• Mayo Clinic Q and A: African Americans and heart health

African American man and woman with little boy

DEAR MAYO CLINIC: I am an African American woman in her 40s. I recently had a well-woman checkup done and was told that I also should have a cardiac workup. Although I don't eat as healthy as I should and high blood pressure and cholesterol run in my family, I have not begun menopause yet. Why do I need to be concerned about heart disease now?

ANSWER: Heart disease is the No. 1 cause of death in women in the U.S. Many African American women are not aware of that fact or that African American women have an even higher risk of dying from heart disease and at a younger age than white women, according to the National Heart, Lung and Blood Institute.

Each year, more African American women die from heart disease than breast cancer, lung cancer and strokes combined. But many do not realize the factors that increase their risk of developing heart disease or that they are at increased risk.

African American women face a high burden of negative social determinants of health. Although it may not apply to you specifically, it is valuable to help bring awareness of how issues such as chronic stress related to food insecurity, racism, the wealth gap and socioeconomically disenfranchised communities can prevent some people from living a healthy lifestyle and controlling many heart disease risk factors.

There is an increased awareness in trying to change the narrative on heart health and African American women. It is commendable that your health care professional proactively noted your risk, regardless of whether you are dealing with any of these specific health disparities.

I recommend that all women follow heart disease prevention strategies and consider the American Heart Association's Life's Essential 8 to achieve ideal heart health:

  1. Manage blood pressure.
    Statistics tell us that African Americans have the highest hypertension rates in the world. Untreated, high blood pressure increases the risk of heart attack, stroke and other serious health problems. Given your family history, it is important to have your blood pressure checked regularly.
  2. Control cholesterol.
    While national guidelines for women, in general, recommend screenings for cholesterol at age 45, if you have a known risk for coronary artery disease, screening earlier is appropriate. This can guide any additional tests that may be needed to check for specific areas of concern related to the heart's function.
  3. Reduce blood sugar.
    Diabetes is a significant heart disease risk factor for African Americans. At least annually, your blood glucose level should be checked. If you do have diabetes, be proactive with your management.
  4. Get active.
    African American women are the least physically active group of women in the U.S. Embrace being physically active if you can. Guidelines recommend 150 minutes of vigorous activity a week, which can be challenging for many women. You can start small. Just keep moving.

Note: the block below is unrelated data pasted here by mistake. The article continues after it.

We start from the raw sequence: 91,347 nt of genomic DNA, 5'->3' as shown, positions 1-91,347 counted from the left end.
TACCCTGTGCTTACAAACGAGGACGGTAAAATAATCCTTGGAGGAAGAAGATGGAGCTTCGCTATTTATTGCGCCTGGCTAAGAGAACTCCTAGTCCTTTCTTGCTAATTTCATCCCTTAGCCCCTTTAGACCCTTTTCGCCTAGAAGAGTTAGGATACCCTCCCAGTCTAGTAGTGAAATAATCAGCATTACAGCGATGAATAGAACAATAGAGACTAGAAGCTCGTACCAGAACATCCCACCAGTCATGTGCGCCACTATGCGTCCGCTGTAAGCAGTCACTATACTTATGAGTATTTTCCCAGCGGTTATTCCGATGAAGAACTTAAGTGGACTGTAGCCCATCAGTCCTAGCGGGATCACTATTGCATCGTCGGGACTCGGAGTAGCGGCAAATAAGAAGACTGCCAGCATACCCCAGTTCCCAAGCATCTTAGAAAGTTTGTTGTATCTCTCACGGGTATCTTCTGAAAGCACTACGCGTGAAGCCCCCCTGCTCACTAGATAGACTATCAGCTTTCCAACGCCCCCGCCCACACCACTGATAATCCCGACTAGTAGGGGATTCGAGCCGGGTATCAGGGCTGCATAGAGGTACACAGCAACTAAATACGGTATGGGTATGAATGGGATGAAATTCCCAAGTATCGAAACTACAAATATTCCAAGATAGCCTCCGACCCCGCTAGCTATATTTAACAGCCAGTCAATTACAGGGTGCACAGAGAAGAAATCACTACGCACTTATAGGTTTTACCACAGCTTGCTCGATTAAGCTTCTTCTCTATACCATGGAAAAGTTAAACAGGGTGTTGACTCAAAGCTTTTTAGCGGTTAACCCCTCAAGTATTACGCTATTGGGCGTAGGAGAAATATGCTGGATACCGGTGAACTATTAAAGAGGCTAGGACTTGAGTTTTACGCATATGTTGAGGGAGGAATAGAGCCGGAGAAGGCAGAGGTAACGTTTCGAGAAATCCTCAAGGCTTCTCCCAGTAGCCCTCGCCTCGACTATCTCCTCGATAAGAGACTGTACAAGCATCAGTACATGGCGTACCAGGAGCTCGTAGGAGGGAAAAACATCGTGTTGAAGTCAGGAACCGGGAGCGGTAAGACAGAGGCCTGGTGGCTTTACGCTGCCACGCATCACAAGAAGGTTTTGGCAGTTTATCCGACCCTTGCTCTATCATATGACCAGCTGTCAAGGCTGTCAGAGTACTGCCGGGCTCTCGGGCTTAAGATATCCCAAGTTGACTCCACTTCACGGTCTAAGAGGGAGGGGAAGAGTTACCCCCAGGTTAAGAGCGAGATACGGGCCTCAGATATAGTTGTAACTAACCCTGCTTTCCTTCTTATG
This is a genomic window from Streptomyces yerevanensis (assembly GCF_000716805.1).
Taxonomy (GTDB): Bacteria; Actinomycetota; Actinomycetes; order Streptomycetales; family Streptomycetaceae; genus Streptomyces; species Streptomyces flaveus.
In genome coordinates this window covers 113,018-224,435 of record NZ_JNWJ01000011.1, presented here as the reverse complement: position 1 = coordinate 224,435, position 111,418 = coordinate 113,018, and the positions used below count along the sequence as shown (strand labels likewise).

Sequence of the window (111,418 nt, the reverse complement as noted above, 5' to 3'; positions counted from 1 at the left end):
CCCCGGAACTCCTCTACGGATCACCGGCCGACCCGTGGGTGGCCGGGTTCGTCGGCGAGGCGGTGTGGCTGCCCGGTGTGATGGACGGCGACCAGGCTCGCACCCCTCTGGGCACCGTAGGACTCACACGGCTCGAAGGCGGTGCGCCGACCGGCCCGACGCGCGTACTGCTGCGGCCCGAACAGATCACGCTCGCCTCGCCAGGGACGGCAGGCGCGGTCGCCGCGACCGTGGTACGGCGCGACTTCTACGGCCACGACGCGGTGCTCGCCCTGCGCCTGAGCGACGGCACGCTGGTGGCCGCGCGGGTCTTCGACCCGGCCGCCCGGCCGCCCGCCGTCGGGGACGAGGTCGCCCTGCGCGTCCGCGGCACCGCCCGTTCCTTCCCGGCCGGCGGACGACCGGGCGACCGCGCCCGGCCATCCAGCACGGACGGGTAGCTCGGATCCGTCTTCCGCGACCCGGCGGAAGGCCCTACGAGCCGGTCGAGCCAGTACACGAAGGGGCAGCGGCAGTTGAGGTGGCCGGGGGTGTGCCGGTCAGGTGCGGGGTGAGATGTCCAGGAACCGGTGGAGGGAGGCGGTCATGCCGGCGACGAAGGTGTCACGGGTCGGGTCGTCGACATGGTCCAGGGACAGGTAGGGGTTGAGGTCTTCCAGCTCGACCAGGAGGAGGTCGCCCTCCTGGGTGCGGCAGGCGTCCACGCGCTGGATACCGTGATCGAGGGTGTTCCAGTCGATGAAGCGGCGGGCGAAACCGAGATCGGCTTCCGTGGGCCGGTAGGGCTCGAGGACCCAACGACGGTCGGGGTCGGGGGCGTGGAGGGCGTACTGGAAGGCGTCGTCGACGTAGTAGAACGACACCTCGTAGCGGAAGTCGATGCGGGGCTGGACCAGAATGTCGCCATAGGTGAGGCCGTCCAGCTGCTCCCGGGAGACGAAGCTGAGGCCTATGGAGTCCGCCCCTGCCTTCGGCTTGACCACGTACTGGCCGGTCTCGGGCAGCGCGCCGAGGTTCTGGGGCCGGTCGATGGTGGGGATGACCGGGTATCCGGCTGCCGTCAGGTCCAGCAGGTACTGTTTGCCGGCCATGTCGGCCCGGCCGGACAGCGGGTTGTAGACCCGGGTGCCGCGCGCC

5. Eat better.
    Familiarize yourself with the Mediterranean diet. It was noted that heart disease is not as common in Mediterranean countries as it is in the U.S. Numerous studies have confirmed that the Mediterranean diet helps prevent heart disease and stroke. Plant-based foods, such as whole grains, vegetables, legumes, fruits, nuts, seeds, herbs and spices, are the foundation of the diet. Olive oil is the main source of added fat. Fish, seafood, dairy and poultry are included in moderation. Red meat and sweets are eaten only occasionally.
  6. Lose weight.
    Obesity can affect the heart's ability to pump effectively. Take measures to lose and manage weight to reduce the risk for cardiac conditions.
  7. Stop smoking.
    One of the best things you can do for your heart is to stop smoking or using smokeless tobacco. Even if you're not a smoker, be sure to avoid secondhand smoke. Chemicals in tobacco can damage the heart and blood vessels. Cigarette smoke reduces the oxygen in the blood, which increases blood pressure and heart rate because the heart has to work harder to supply enough oxygen to the body and brain.
  8. Get healthy sleep.
    Insomnia and sleep apnea are linked to high blood pressure and heart disease, and also can increase the risk of stroke. Lack of sleep also can affect weight. For people with diabetes, good sleep habits can help improve blood sugar.

Personally, I always recommend that African American women be diligent in protecting their hearts, and that also includes taking time for themselves. Self-care really does matter, and that includes scheduling a heart health checkup at an earlier age. Make heart health a priority now. Dr. LaPrincess Brewer, Cardiovascular Medicine, Mayo Clinic, Rochester, Minnesota


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